Need help to figure this all out? For more specific information concerning YOUR case we advise you to address a qualified attorney in the state in which your accident occurred. Search for help on Legal Bistro http://www.legalbistro.com! The service is 100% free for consumers and you remain anonymous throughout the entire process of finding the right lawyer.

Visit our blog on http://blog.legalbistro.com/
See us on Facebook: https://www.facebook.com/legalbistropage
See us on Twitter: https://twitter.com/blogLegalBistro
See us on LinkedIn: http://www.linkedin.com/profile/view?id=211696188&authType=name&authToken=FnxO&trk=wvmx-profile-title
See us on Google+: https://plus.google.com/104548476571730466746/posts
Watch our “Why Consumers Love legal Bistro” Video: https://www.youtube.com/watch?v=LdeffI-LJXs
Watch our “Legal Bistro – How It Works” Video: https://www.youtube.com/watch?v=s0rvFx-C66g

http://www.legalbistro.com Find licensed personal injury attorney North Hollywood California.
If you are looking to legal advice a lawyer in North Hollywood, California to handle your personal injury, our video will help you to better understand how to choose the right law firm for your case.

In our video we are glad to help you understand Comparative Fault Systems better!

The concept of negligence was developed under English Law and emerged as an independent cause of action in the 18th Century. Negligence is defined as “Conduct that falls below the standards of behavior established by law for the protection of others against unreasonable risk of harm”.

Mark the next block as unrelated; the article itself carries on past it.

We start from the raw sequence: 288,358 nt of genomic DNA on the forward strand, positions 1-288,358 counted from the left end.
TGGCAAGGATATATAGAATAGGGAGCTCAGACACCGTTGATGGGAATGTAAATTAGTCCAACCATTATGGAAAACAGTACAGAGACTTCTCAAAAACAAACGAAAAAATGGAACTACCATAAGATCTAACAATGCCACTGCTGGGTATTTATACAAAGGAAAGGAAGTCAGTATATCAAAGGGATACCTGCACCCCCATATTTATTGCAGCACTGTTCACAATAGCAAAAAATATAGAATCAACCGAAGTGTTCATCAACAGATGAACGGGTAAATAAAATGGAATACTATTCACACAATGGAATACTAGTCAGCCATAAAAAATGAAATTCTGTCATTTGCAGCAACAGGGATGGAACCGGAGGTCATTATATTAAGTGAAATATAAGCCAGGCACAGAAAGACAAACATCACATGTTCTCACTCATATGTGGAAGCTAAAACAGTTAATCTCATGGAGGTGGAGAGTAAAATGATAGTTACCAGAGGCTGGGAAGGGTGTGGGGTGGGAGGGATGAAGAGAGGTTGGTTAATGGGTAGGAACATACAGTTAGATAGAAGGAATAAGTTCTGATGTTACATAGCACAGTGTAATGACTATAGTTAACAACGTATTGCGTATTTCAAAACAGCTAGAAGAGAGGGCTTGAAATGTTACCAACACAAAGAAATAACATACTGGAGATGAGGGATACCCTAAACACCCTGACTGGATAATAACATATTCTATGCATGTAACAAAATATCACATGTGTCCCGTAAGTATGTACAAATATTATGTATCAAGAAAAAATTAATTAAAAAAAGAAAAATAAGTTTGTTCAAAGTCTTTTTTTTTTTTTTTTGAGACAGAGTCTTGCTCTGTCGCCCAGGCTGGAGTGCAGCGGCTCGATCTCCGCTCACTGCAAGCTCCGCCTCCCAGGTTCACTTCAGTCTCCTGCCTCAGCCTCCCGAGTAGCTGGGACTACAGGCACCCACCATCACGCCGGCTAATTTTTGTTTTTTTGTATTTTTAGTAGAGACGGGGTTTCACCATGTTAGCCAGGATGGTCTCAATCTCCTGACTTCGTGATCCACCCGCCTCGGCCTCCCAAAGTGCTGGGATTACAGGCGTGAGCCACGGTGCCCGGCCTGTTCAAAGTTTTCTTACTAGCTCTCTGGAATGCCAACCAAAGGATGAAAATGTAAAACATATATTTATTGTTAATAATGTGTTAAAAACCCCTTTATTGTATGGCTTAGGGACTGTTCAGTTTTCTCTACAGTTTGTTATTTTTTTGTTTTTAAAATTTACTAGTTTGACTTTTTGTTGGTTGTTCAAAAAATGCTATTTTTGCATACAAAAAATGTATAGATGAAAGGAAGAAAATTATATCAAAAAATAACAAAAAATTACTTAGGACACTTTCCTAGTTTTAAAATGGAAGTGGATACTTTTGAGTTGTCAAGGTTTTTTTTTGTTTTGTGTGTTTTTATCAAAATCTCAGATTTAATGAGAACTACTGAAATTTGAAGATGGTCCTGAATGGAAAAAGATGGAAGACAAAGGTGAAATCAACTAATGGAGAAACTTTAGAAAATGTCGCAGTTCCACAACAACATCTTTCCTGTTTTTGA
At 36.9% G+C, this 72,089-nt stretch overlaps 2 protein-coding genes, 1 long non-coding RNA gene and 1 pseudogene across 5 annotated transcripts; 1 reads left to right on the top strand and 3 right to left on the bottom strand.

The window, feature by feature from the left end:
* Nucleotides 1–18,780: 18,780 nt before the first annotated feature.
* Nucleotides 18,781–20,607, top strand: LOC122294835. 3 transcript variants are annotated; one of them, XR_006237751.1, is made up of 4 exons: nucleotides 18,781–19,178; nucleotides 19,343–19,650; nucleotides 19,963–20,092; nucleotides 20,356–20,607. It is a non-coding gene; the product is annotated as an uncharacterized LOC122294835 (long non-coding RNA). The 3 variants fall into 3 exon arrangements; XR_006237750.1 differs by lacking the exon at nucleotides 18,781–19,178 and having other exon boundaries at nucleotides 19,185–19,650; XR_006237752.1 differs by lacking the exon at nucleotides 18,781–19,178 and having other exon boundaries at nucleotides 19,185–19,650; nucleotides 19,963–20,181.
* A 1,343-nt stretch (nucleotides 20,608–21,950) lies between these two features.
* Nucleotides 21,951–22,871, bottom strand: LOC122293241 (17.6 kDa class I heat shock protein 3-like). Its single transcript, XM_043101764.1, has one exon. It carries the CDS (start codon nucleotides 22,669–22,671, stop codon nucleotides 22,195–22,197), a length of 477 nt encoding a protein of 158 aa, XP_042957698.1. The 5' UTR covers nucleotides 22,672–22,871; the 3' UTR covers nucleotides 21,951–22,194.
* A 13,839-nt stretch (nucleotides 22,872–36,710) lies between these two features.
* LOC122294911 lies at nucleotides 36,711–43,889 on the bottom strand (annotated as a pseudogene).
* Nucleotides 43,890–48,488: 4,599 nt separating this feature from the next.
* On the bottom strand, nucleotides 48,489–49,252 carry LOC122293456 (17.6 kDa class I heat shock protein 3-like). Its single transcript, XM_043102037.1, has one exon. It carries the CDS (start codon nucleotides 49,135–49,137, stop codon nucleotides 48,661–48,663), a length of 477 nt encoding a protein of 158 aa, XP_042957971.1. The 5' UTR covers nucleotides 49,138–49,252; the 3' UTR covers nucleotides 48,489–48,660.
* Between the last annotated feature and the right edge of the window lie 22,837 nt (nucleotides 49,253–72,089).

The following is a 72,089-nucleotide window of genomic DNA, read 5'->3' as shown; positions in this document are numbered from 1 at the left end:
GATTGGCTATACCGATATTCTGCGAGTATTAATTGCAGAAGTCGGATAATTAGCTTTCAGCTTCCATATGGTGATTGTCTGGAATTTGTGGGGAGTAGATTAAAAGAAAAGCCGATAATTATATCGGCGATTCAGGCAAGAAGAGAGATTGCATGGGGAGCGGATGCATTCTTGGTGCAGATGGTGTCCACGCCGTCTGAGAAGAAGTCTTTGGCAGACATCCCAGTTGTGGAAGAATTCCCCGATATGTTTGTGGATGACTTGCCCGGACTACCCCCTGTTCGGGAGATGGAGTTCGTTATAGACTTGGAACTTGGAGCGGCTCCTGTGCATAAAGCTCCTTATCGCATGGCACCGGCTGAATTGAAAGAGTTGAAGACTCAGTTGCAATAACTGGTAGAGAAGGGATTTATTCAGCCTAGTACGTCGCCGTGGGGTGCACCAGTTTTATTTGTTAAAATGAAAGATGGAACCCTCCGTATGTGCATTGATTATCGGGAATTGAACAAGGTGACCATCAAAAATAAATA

Comparative Fault Systems fall into three basic types:

1. Contributory
2. Pure
3. Modified Negligence

Let us introduce some Rules and explain how they work:

a) Pure Contributory Negligence Rule – a damaged party CANNOT recover ANY damages if they are EVEN 1% AT FAULT. (Watch our video for examples)

NOTE: Only five (5) states (Alabama, District of Columbia, Maryland, North Carolina and Virginia) recognize the Pure Contributory Negligence Rule.

b) Pure Comparative Fault Rule — a damaged party is permitted to recover even if they are 99% at fault. Under this rule, the amount of the recovery would be reduced by the damaged party’s degree of fault. (Watch our video for examples)

NOTE: Thirteen (13) states (Alaska, Arizona, California, Florida, Kentucky, Louisiana, Mississippi, Missouri, New Mexico, New York, Rhode Island, South Dakota and Washington) recognize the Pure Comparative Fault Rule.

c) Modified Comparative Fault Rule — there are two different applications of this rule:

50% Bar Rule – a damaged party cannot recover if they are 50% or more at fault. Under this application, the recovery amount is reduced by the damaged party’s degree of fault. (Watch our video for examples)

NOTE: Eleven (11) states (Arkansas, Colorado, Georgia, Idaho, Kansas, Maine, Nebraska, North Dakota, Oklahoma, Tennessee, Utah and West Virginia) follow the 50% Bar Rule.

51% Bar Rule – a damaged party cannot recover if they are 51% or more at fault but can recover if they are 50% or less at fault. Under this application, the recovery amount is reduced by the damaged party’s degree of fault. (Watch our video for examples)